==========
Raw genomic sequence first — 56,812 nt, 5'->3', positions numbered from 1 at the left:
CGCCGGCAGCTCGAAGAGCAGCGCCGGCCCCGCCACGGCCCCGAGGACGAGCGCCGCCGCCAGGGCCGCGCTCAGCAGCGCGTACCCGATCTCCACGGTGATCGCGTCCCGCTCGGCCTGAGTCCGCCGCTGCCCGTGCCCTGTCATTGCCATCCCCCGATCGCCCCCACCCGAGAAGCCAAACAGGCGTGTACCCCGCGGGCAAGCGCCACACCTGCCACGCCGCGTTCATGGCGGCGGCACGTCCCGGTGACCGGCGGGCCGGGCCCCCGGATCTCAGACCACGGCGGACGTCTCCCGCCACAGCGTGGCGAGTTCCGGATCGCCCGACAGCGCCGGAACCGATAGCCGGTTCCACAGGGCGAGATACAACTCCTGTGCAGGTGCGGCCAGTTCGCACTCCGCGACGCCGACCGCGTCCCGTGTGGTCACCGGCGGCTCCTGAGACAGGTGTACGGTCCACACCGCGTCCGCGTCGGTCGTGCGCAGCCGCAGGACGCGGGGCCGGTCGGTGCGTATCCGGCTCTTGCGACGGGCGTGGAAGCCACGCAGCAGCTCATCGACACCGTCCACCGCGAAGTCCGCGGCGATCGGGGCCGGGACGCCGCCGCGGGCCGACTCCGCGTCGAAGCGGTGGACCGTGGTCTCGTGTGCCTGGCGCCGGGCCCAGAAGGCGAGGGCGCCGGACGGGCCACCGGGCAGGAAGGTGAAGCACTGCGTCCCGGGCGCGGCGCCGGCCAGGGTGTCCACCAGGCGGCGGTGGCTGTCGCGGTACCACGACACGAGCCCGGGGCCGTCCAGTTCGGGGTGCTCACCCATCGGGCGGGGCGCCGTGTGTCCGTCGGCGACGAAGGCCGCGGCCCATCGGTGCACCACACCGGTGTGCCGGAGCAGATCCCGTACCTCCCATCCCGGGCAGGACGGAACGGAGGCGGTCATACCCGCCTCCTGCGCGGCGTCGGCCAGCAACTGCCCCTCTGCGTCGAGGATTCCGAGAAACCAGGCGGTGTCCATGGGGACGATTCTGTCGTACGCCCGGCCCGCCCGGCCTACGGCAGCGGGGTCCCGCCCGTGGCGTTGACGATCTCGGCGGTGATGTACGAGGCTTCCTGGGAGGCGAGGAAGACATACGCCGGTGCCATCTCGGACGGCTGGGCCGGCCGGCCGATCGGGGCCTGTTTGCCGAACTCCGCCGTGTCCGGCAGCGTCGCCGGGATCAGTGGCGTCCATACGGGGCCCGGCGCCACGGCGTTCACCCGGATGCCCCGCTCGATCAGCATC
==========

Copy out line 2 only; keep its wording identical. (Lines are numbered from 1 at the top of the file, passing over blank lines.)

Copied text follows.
CGCCGGCAGCTCGAAGAGCAGCGCCGGCCCCGCCACGGCCCCGAGGACGAGCGCCGCCGCCAGGGCCGCGCTCAGCAGCGCGTACCCGATCTCCACGGTGATCGCGTCCCGCTCGGCCTGAGTCCGCCGCTGCCCGTGCCCTGTCATTGCCATCCCCCGATCGCCCCCACCCGAGAAGCCAAACAGGCGTGTACCCCGCGGGCAAGCGCCACACCTGCCACGCCGCGTTCATGGCGGCGGCACGTCCCGGTGACCGGCGGGCCGGGCCCCCGGATCTCAGACCACGGCGGACGTCTCCCGCCACAGCGTGGCGAGTTCCGGATCGCCCGACAGCGCCGGAACCGATAGCCGGTTCCACAGGGCGAGATACAACTCCTGTGCAGGTGCGGCCAGTTCGCACTCCGCGACGCCGACCGCGTCCCGTGTGGTCACCGGCGGCTCCTGAGACAGGTGTACGGTCCACACCGCGTCCGCGTCGGTCGTGCGCAGCCGCAGGACGCGGGGCCGGTCGGTGCGTATCCGGCTCTTGCGACGGGCGTGGAAGCCACGCAGCAGCTCATCGACACCGTCCACCGCGAAGTCCGCGGCGATCGGGGCCGGGACGCCGCCGCGGGCCGACTCCGCGTCGAAGCGGTGGACCGTGGTCTCGTGTGCCTGGCGCCGGGCCCAGAAGGCGAGGGCGCCGGACGGGCCACCGGGCAGGAAGGTGAAGCACTGCGTCCCGGGCGCGGCGCCGGCCAGGGTGTCCACCAGGCGGCGGTGGCTGTCGCGGTACCACGACACGAGCCCGGGGCCGTCCAGTTCGGGGTGCTCACCCATCGGGCGGGGCGCCGTGTGTCCGTCGGCGACGAAGGCCGCGGCCCATCGGTGCACCACACCGGTGTGCCGGAGCAGATCCCGTACCTCCCATCCCGGGCAGGACGGAACGGAGGCGGTCATACCCGCCTCCTGCGCGGCGTCGGCCAGCAACTGCCCCTCTGCGTCGAGGATTCCGAGAAACCAGGCGGTGTCCATGGGGACGATTCTGTCGTACGCCCGGCCCGCCCGGCCTACGGCAGCGGGGTCCCGCCCGTGGCGTTGACGATCTCGGCGGTGATGTACGAGGCTTCCTGGGAGGCGAGGAAGACATACGCCGGTGCCATCTCGGACGGCTGGGCCGGCCGGCCGATCGGGGCCTGTTTGCCGAACTCCGCCGTGTCCGGCAGCGTCGCCGGGATCAGTGGCGTCCATACGGGGCCCGGCGCCACGGCGTTCACCCGGATGCCCCGCTCGATCAGCATC